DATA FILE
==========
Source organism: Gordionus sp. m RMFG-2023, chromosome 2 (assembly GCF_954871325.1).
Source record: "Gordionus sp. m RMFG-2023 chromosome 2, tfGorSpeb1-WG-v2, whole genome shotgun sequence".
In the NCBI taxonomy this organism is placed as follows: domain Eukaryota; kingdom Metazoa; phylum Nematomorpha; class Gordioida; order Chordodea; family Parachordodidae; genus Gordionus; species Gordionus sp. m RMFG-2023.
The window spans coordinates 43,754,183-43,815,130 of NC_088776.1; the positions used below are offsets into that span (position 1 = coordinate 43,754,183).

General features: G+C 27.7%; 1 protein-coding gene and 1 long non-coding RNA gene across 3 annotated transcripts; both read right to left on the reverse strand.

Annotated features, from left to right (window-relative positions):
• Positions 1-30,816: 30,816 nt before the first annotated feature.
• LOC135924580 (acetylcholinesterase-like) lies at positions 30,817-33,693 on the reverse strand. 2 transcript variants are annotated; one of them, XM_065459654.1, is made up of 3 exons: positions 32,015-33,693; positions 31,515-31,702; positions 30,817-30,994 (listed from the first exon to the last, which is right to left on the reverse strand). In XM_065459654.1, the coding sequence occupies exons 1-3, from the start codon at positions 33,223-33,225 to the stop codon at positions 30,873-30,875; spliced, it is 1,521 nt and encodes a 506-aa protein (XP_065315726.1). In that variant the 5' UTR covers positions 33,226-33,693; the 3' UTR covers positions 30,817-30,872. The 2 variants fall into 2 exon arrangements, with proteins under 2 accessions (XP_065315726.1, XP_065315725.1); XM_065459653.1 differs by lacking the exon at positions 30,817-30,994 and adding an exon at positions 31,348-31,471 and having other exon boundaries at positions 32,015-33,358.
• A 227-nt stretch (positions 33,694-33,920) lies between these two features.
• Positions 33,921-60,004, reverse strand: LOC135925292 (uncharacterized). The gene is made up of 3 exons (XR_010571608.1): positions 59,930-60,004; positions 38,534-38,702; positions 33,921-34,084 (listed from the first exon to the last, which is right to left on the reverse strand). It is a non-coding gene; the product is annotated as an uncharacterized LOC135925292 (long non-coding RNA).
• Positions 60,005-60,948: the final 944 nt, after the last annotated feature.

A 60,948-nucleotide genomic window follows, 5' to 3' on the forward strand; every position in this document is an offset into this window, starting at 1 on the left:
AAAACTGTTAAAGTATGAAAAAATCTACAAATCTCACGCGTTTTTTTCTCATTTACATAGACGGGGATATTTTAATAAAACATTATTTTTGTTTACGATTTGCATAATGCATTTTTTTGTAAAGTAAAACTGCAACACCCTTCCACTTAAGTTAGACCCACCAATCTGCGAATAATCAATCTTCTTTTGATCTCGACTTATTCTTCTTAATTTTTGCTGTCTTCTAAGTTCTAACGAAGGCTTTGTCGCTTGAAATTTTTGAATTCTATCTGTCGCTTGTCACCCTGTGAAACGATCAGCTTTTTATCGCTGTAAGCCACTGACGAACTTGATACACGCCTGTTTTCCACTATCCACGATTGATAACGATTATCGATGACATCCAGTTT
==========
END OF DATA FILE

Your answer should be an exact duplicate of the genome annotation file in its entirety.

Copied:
Source organism: Gordionus sp. m RMFG-2023, chromosome 2 (assembly GCF_954871325.1).
Source record: "Gordionus sp. m RMFG-2023 chromosome 2, tfGorSpeb1-WG-v2, whole genome shotgun sequence".
In the NCBI taxonomy this organism is placed as follows: domain Eukaryota; kingdom Metazoa; phylum Nematomorpha; class Gordioida; order Chordodea; family Parachordodidae; genus Gordionus; species Gordionus sp. m RMFG-2023.
The window spans coordinates 43,754,183-43,815,130 of NC_088776.1; the positions used below are offsets into that span (position 1 = coordinate 43,754,183).

General features: G+C 27.7%; 1 protein-coding gene and 1 long non-coding RNA gene across 3 annotated transcripts; both read right to left on the reverse strand.

Annotated features, from left to right (window-relative positions):
• Positions 1-30,816: 30,816 nt before the first annotated feature.
• LOC135924580 (acetylcholinesterase-like) lies at positions 30,817-33,693 on the reverse strand. 2 transcript variants are annotated; one of them, XM_065459654.1, is made up of 3 exons: positions 32,015-33,693; positions 31,515-31,702; positions 30,817-30,994 (listed from the first exon to the last, which is right to left on the reverse strand). In XM_065459654.1, the coding sequence occupies exons 1-3, from the start codon at positions 33,223-33,225 to the stop codon at positions 30,873-30,875; spliced, it is 1,521 nt and encodes a 506-aa protein (XP_065315726.1). In that variant the 5' UTR covers positions 33,226-33,693; the 3' UTR covers positions 30,817-30,872. The 2 variants fall into 2 exon arrangements, with proteins under 2 accessions (XP_065315726.1, XP_065315725.1); XM_065459653.1 differs by lacking the exon at positions 30,817-30,994 and adding an exon at positions 31,348-31,471 and having other exon boundaries at positions 32,015-33,358.
• A 227-nt stretch (positions 33,694-33,920) lies between these two features.
• Positions 33,921-60,004, reverse strand: LOC135925292 (uncharacterized). The gene is made up of 3 exons (XR_010571608.1): positions 59,930-60,004; positions 38,534-38,702; positions 33,921-34,084 (listed from the first exon to the last, which is right to left on the reverse strand). It is a non-coding gene; the product is annotated as an uncharacterized LOC135925292 (long non-coding RNA).
• Positions 60,005-60,948: the final 944 nt, after the last annotated feature.

A 60,948-nucleotide genomic window follows, 5' to 3' on the forward strand; every position in this document is an offset into this window, starting at 1 on the left:
AAAACTGTTAAAGTATGAAAAAATCTACAAATCTCACGCGTTTTTTTCTCATTTACATAGACGGGGATATTTTAATAAAACATTATTTTTGTTTACGATTTGCATAATGCATTTTTTTGTAAAGTAAAACTGCAACACCCTTCCACTTAAGTTAGACCCACCAATCTGCGAATAATCAATCTTCTTTTGATCTCGACTTATTCTTCTTAATTTTTGCTGTCTTCTAAGTTCTAACGAAGGCTTTGTCGCTTGAAATTTTTGAATTCTATCTGTCGCTTGTCACCCTGTGAAACGATCAGCTTTTTATCGCTGTAAGCCACTGACGAACTTGATACACGCCTGTTTTCCACTATCCACGATTGATAACGATTATCGATGACATCCAGTTT